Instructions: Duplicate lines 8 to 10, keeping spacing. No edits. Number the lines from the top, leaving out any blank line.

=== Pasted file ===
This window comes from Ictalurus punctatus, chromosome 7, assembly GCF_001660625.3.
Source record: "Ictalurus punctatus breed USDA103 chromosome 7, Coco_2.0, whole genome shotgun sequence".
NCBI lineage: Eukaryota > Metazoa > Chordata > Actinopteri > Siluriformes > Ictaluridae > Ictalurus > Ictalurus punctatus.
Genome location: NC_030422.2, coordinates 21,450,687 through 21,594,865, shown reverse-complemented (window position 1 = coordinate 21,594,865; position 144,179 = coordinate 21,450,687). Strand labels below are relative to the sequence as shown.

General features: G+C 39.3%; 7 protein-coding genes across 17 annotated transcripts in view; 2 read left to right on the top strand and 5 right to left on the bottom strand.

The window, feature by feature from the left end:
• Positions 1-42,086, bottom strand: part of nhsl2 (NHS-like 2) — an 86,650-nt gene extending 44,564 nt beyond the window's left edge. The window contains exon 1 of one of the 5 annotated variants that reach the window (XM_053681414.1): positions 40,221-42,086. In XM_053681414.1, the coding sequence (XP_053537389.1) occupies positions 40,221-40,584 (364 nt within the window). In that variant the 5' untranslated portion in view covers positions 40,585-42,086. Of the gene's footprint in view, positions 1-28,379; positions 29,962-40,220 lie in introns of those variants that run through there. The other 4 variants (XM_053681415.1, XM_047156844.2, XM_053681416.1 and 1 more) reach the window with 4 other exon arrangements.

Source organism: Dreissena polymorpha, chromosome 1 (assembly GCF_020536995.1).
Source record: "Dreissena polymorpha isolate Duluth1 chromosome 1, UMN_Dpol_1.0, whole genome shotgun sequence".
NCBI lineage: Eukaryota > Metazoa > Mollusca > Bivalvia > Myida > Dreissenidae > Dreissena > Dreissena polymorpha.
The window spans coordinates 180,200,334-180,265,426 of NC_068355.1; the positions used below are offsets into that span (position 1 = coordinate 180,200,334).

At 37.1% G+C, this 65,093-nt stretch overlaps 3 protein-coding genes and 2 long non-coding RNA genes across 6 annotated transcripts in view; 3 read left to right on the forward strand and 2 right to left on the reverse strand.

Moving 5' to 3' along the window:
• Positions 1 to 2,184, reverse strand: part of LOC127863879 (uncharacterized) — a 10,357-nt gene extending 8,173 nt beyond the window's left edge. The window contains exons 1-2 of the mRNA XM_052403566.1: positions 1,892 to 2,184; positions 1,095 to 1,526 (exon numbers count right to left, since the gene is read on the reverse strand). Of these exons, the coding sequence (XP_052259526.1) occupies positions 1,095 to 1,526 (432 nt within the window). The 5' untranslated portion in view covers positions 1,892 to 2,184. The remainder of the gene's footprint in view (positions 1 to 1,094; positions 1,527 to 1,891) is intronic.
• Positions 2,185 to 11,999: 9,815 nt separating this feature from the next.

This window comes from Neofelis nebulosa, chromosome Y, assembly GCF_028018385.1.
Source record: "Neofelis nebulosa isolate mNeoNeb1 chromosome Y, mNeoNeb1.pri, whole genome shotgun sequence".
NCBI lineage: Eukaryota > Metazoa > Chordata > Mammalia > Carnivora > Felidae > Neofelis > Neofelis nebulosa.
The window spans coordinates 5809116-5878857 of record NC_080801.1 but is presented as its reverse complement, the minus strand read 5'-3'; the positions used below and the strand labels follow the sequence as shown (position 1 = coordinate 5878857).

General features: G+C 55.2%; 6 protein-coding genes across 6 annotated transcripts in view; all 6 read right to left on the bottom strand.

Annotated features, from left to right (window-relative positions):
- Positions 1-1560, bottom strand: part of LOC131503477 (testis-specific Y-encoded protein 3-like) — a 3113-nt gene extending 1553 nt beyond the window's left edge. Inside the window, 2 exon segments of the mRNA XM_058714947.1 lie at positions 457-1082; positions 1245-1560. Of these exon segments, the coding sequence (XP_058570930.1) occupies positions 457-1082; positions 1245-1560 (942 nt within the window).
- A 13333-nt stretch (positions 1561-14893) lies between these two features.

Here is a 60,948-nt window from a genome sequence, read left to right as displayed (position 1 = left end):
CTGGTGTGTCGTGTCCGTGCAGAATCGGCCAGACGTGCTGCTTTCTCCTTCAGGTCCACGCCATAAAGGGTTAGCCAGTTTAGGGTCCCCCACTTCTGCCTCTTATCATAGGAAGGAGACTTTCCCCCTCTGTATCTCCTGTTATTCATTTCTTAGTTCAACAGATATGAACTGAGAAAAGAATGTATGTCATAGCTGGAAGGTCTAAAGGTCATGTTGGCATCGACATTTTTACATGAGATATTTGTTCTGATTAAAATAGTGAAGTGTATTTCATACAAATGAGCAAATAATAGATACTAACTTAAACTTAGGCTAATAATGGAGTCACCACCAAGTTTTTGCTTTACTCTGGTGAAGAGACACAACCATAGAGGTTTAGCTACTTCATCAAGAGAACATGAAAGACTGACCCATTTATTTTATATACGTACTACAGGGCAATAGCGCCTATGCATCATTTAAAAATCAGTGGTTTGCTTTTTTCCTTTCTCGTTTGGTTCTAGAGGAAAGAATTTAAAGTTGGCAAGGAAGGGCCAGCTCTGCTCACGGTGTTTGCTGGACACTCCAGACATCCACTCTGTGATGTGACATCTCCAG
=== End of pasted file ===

Source organism: Dreissena polymorpha, chromosome 1 (assembly GCF_020536995.1).
Source record: "Dreissena polymorpha isolate Duluth1 chromosome 1, UMN_Dpol_1.0, whole genome shotgun sequence".
NCBI lineage: Eukaryota > Metazoa > Mollusca > Bivalvia > Myida > Dreissenidae > Dreissena > Dreissena polymorpha.